Every week (friday) there is going to be a new webisode released onto the site. Dam tasty behind the scenes action. Here’s webisode 1:

Blakroc short trailer:


blakroc

I was listening to The Black Keys’ 2002 album The Big Come Up album today and I heard the lyric “…Gotta keep it hid” in the song ‘Leavin Trunk’. This caught my attention. It’s not the most common lyric or phrasing. I obviously picked up on it in light of Dan Auerbach’s recent 2009 ‘Keep It Hid’ song and album of the same name which also uses the line “…Gotta keep it hid”.

I needed to do some further investigation. The appearance of the ‘keep it hid’ lyric seemed to be more than coincidence.

When I looked at the lyrics of the respective songs I was again surprised. The songs are relatively similar in their subject matter – a man on the run wanting to impress his sweetheart. ‘Keep It Hid’ almost reads like ‘Leavin Trunk – Part 2′.

Many of Dan’s lyrics revolve around this lurking dark side which we’ve previously covered on The Black Keys Fan Lounge.

The original lyrics to Leavin Trunk were written as ‘Milk Cow Blues’ by blues singer Sleepy John Estes (1899 – 1977). The song became a bit of a blues standard when it was adapted and recorded as Leavin Trunk by Taj Mahal amongst many others. The Leavin Trunk lyrics were then shortened and recorded by The Black Keys.

I find this all very interesting.

Dan has always been very up front about his influences and style. Clearly he continues to mine a rich vein of inspiration through these influences, musical styles and themes from his first album lyrics through to his most recent. In so doing he places himself into the blues musical lineage of those he admires.

When you listen to the respective songs performed the musical similarities are also quite notable. Not only do the lyrics in ‘Keep It Hid’ seem derived from the theme in ‘Leavin Trunk’, so does the musical composition.

What do you think?

Leavin Trunk Lyrics by The Black Keys

Goin’ upstairs to pack my leavin’ trunk
I ain’t seen no whiskey
woman make me sloppy
Ain’t seen no whisky
woman made me drunk
Goin’ back home where I had much better luck
Look here darling
want me to be your king
Said you’re kiddin’ darling
gotta keep it hid
Don’t let your main man
your husband catch me here
Don’t let your main man
your husband catch me here

Keep It Hid Lyrics by Dan Auerbach

Lock the door and close the blinds
They’re coming for me girl and I ain’t got time
If they ask you, darlin’, oh about what I did
Baby you gotta keep it hid
I’m heading south, and I can’t say where
But I’ll phone you baby soon as I get there
They’re not gonna seal my coffin lid’
Cause you’re gonna keep it hid
(Bridge)
Well Big Sue knew but she don’t no more
If you know what I mean
They’ll never find what they’re looking for’
Cause you’re my tight-lipped queen
I’ll buy you a dress, a nice handmade piece
And send your Mom on a vacation to Greece
If you’re an auction, oh I’m the highest bid
Oh baby, ’cause you’re gonna keep it hid

Leavin Trunk by The Black Keys

Keep It Hid by Dan Auerbach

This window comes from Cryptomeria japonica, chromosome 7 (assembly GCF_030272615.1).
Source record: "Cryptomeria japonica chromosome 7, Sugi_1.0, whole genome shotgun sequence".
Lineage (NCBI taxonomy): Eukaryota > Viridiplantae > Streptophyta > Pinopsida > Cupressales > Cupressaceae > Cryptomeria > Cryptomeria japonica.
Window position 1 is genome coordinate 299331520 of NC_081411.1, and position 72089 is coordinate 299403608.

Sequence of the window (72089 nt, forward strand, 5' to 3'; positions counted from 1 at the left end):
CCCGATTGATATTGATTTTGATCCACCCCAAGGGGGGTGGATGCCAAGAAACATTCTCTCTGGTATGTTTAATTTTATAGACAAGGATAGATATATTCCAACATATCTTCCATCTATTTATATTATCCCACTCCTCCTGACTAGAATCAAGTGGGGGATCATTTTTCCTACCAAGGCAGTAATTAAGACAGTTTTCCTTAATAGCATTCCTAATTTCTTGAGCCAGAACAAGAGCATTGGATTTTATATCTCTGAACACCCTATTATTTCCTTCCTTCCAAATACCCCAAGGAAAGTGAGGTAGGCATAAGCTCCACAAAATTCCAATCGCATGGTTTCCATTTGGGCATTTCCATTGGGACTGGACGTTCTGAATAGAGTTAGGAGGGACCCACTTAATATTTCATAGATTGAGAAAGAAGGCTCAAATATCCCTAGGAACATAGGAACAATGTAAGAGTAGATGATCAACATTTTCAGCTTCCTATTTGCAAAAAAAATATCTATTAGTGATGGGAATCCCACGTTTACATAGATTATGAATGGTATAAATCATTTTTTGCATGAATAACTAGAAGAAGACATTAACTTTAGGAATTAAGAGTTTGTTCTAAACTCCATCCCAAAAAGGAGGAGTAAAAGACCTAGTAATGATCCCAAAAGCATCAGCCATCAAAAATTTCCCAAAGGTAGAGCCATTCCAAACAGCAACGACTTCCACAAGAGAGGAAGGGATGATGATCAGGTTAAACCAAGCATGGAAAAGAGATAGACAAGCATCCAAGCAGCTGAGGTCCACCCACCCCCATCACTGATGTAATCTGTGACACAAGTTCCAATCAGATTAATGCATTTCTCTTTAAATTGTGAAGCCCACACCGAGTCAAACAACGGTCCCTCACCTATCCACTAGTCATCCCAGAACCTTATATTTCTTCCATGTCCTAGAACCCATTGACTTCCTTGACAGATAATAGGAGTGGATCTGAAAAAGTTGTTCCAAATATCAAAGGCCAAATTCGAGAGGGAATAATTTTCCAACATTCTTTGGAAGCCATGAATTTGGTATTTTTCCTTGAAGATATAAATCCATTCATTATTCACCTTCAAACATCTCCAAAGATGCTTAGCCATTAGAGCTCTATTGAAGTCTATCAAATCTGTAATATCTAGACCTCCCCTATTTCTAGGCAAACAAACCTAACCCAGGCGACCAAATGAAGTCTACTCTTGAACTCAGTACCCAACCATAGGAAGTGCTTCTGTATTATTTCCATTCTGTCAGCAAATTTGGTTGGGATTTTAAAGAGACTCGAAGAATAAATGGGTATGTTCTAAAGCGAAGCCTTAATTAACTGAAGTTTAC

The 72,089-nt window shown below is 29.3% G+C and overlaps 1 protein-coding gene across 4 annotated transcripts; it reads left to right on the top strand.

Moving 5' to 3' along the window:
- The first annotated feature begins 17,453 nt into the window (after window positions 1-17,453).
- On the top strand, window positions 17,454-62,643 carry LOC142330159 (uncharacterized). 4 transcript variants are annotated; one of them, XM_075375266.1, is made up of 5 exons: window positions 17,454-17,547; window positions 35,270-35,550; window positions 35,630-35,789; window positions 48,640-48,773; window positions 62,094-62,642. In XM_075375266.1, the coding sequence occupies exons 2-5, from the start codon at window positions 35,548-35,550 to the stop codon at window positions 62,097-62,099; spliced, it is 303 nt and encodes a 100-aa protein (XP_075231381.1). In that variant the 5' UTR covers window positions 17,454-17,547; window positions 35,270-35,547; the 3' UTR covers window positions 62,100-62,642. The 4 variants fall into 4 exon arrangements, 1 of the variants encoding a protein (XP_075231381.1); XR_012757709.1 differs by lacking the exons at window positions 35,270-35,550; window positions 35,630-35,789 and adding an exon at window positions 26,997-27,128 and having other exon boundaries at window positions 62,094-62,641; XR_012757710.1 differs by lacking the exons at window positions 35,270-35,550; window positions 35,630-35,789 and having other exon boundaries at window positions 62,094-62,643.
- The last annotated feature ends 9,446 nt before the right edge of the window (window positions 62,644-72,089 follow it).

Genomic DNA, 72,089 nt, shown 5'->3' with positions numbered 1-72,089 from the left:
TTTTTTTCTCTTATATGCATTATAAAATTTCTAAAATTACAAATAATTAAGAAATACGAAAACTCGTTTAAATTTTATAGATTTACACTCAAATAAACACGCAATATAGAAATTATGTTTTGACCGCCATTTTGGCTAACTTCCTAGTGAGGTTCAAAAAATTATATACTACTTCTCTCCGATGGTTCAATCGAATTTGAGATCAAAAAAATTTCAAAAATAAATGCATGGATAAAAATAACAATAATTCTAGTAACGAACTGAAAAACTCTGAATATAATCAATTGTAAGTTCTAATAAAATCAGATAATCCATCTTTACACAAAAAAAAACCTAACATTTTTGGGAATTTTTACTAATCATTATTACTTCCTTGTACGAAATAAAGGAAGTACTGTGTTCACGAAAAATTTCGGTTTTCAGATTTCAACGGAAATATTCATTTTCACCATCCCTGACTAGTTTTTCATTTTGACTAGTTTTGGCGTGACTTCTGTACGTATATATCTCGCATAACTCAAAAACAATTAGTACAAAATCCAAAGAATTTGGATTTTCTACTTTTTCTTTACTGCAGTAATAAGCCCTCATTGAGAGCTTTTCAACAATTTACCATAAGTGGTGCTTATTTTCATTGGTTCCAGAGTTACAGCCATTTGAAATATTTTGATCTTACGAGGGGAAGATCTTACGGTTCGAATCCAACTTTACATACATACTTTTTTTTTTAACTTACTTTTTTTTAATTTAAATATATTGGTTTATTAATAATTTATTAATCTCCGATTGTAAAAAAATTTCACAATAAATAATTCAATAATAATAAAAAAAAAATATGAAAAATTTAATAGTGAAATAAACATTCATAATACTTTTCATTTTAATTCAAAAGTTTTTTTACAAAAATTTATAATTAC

Have you ever seen a random interview with The Black Keys and noticed the photo used to accompany the story is the same one that was used on another article you’ve read?

It’s obviously easier and cheaper for magazines and newspapers to use a stock PR photo than commission a new one. In any case, bands like using the same images to build up an identifiable attitude or profile.

I’ve assembled the commonly seen publicity images that have come to define the look and story of The Black Keys (in no particular order).

From the look of this lot, I guess there’s only so many band photo faces you can pull.

They are interesting in that they each capture a moment in the band’s life, a piece of it’s history, from the early days to recent days. None of them portray a self-satisfied or smug attitude, rather the modesty and irony of Dan and Pat’s personality comes across.

In a recent comment on this post, Black Keys fan Dan mentioned the first image below of Dan and Pat in the basement would make a great poster. I’d have to agree.

I look forward to seeing some new images for the new Black Keys album being released. With a bit of luck they’ll be done by James Quine who took all of Dan Auerbach’s recent solo press images.

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Recently this site posted about songs covered by The Black Keys. For good measure I thought it would be good to document other Black Keys songs that are otherwise known as rarities, un-released tracks or b sides.

Some of these are also cover songs.

I’ve used uploaded versions of the songs to YouTube since they are accessible and fans can listen to them at least. Obviously the original tracks are in some cases rare or difficult to purchase legally, so I’m not interested in promoting illegal download versions. There’s only a couple of tracks listed here you can’t listen to.

For anyone interested in the full Black Keys discography check out Eil.com.

Evil – appeared on the ‘Set You Free’ Australian 3 track single (1993)

Here I Am I Always Am – Captain Beefheart cover from the 7 inch vinyl US release of  the ‘I Got Mine’ single

The Way I Feel When I’m With You – B side for the ‘You’re The One’  single

Summertime Blues – B side for the ’10am Automatic’ single

Funk 49 – James Gang cover, live track

Something On Your Mind - appeared on the 7 inch vinyl US release of  ‘Attack and Release’

Goin’ Down South – RL Burnside cover, live track

Flash Of Silver – B side for the ‘Till I get My Way’ single

Stay All Night – track from the Chulahoma sessions on the ‘Causes1′ compilation for Darfur

Can’t Find My Mind – The Cramps cover from the He Put The Bomp compilation

If You Ever Slip – The Hottest State soundtrack